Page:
Carol Fitch: Goodness, no! Jake was sorely disappointed, but he's such a gentleman that he even congratulated Doug. I can't imagine him murdering anyone.
Detective Murphy: Ms. Fitch, what do you know about Dr. Reed's personal life?
Carol Fitch: I'm certain he was dating Nora Percy, a professor in the Business School.
Detective Murphy: Can you give us any details about their relationship?
Carol Fitch: Well, I'm just as certain that they weren't exclusive.
Detective Murphy: As in, an open relationship?
Carol Fitch: Open from Doug's end, more like. He was quite the womanizer.
Detective Parker: So Dr. Reed was seeing other women on the side. What about Ms. Percy?
Carol Fitch: I don't know Nora well enough to say.
Detective Parker: Do you know how she felt about Dr. Reed's other dalliances?
Carol Fitch: Like I said, we aren't that close, but she seems like an upstanding woman, and no self-respecting woman would be content with an unfaithful man.
Detective Murphy: Was Dr. Reed dating anyone else recently?
Carol Fitch: I think he may have had an affair with Yvonne Boyd. She's the conference center's events manager.
Detective Murphy: What makes you say they had an affair?
Carol Fitch: Doug and Yvonne had been making a habit of staying late at the conference center to supposedly work on conference-related issues. They've also had quite a few private meetings with just the two of them attending.
Detective Parker: Ms. Fitch, you are a member of the 2017 Faulkner and Yoknapatawpha Conference committee, correct?
Carol Fitch: Yes, detective. I was chair of the planning committee.
Detective Parker: To your knowledge, was Dr. Reed scheduled to present or lecture early on the morning of July 10th?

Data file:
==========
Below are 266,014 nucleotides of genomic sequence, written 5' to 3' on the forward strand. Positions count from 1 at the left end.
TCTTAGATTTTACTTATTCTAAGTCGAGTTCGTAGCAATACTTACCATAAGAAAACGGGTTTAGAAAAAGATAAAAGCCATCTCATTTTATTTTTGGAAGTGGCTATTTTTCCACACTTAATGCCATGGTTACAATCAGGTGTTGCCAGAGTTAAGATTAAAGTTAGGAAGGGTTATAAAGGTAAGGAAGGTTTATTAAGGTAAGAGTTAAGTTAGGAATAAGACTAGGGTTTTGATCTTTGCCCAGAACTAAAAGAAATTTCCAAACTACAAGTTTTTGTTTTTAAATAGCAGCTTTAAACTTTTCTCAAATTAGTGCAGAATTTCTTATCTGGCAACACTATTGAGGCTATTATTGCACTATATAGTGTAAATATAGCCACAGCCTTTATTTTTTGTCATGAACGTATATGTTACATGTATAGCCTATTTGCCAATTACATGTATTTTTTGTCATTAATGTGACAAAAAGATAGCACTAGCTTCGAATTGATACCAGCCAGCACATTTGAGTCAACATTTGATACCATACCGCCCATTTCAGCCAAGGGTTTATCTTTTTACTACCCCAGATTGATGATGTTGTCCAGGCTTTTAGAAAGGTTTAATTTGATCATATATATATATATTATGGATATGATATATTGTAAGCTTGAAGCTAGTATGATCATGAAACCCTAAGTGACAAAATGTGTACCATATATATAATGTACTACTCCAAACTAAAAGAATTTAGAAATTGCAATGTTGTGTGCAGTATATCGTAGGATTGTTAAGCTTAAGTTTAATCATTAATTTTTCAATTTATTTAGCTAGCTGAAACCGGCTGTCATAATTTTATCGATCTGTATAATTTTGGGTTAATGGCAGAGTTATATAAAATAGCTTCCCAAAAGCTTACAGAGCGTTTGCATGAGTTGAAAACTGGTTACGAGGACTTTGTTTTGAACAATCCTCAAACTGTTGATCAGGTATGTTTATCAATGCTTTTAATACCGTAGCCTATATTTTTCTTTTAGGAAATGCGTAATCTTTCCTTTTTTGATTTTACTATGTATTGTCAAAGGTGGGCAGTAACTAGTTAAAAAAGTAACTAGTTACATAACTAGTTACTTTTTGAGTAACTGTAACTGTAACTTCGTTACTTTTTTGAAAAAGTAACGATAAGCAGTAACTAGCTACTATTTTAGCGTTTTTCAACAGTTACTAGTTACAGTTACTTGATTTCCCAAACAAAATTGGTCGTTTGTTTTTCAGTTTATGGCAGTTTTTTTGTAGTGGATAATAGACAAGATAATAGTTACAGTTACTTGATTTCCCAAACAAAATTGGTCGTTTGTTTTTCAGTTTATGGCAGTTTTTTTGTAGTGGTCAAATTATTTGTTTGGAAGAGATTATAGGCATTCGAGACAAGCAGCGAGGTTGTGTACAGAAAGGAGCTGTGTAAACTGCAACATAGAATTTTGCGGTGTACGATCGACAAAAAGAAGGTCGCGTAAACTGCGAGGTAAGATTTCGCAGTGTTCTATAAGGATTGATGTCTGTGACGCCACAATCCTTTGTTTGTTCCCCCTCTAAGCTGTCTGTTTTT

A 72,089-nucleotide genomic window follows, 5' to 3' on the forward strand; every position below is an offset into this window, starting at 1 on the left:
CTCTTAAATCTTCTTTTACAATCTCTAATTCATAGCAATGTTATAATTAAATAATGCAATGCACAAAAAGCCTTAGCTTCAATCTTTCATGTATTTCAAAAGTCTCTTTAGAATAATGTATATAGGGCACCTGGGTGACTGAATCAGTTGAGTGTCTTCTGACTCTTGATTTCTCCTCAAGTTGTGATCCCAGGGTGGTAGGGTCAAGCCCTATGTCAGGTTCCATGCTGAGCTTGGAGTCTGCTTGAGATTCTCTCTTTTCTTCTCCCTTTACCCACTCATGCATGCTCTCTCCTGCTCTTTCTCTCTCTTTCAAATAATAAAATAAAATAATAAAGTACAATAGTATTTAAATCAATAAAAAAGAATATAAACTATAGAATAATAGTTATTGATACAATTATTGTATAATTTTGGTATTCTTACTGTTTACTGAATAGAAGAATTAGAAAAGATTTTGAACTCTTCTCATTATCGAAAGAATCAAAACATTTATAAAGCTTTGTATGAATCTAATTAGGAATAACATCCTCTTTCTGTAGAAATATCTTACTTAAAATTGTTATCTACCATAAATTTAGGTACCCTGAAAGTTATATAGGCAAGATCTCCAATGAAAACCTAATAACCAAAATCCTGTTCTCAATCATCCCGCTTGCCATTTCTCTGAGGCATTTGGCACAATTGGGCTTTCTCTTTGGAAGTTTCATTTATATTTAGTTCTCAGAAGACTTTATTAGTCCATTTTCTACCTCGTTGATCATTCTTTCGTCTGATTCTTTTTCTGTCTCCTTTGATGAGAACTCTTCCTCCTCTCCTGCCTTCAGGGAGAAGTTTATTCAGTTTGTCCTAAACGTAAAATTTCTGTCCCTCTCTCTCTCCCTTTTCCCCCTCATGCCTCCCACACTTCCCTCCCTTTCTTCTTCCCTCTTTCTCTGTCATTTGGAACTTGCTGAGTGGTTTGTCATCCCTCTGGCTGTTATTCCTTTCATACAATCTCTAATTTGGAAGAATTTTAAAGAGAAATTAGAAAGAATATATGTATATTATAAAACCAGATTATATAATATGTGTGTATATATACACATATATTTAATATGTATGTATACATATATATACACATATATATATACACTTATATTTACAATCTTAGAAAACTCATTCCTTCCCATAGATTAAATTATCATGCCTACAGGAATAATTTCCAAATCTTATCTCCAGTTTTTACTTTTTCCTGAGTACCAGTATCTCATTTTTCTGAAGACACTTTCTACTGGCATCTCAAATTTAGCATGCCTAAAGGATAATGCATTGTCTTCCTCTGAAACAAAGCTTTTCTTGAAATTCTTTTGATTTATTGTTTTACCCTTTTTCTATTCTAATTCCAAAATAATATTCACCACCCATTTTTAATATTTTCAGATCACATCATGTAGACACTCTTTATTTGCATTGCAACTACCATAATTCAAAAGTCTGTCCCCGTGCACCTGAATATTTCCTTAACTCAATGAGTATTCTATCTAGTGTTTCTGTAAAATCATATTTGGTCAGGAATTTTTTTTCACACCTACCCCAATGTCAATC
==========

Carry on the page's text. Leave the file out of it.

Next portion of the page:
Carol Fitch: No, Doug's first appearance was supposed to be as a speaker on a panel scheduled at 10:00 a.m. He had a lecture after that and a few more events in the afternoon.
Detective Parker: If that's the case, do you know what he was doing at the conference center so early in the morning?
Carol Fitch: Not really. Then again, Doug was a bit of a perfectionist. I wouldn't have been surprised if he was there to check his presentation materials for the hundredth time.
Detective Murphy: What was the first presentation scheduled for that day of the conference?
Carol Fitch: Well, there was breakfast at 8:00 a.m., and we had planned to kick off the conference with a bang, namely Dr. Carlson's and Jake's presentation at 9:00 a.m.
Detective Murphy: Ms. Fitch, before we wrap up, we need to go over some logistics. Standard procedure, you understand.
Carol Fitch: Of course, detective.
Detective Murphy: Can you tell us where you were between the hours of 7:00 p.m. on July 9th and 8:00 a.m. on July 10th?
Carol Fitch: I arrived at the Rowan Oak buffet supper at 6:30 p.m. and stayed until 9:00 p.m. That's when I left with Jill to go to her house.
Detective Parker: What time did you and Ms. Osborne arrive at her home?
Carol Fitch: Around 9:30 p.m.
Detective Parker: Can anyone verify that?
Carol Fitch: I'm not sure. Possibly one of her neighbors?
Detective Parker: How long did you stay at Ms. Osborne's?
Carol Fitch: I didn't leave until a little after midnight. By the time I got home, it was almost 12:30 a.m.
Detective Murphy: Even though you had to be up early for the conference?
Carol Fitch: Well, yes, it wasn't one of my best decisions, but Jill had been very upset at the buffet dinner after a brief run-in with Doug. I imagine it hadn't been pleasant for her, so I decided to accompany her home and have a few glasses of wine.
Detective Murphy: Did anyone see you arrive home later that night?
Carol Fitch: I doubt it. All the neighbors' lights were out by then.
Detective Murphy: What time did you arrive at the conference center on July 10th?
Carol Fitch: Around 7:45, 7:50 a.m. Of course, by then, well, Doug had been found, and it was chaos.
Detective Murphy: Thank you for your help, Ms. Fitch. That will be all for today. We'll be in touch with any further questions.
Carol Fitch: You're welcome, detectives.
Interview ended: 9:59 a.m.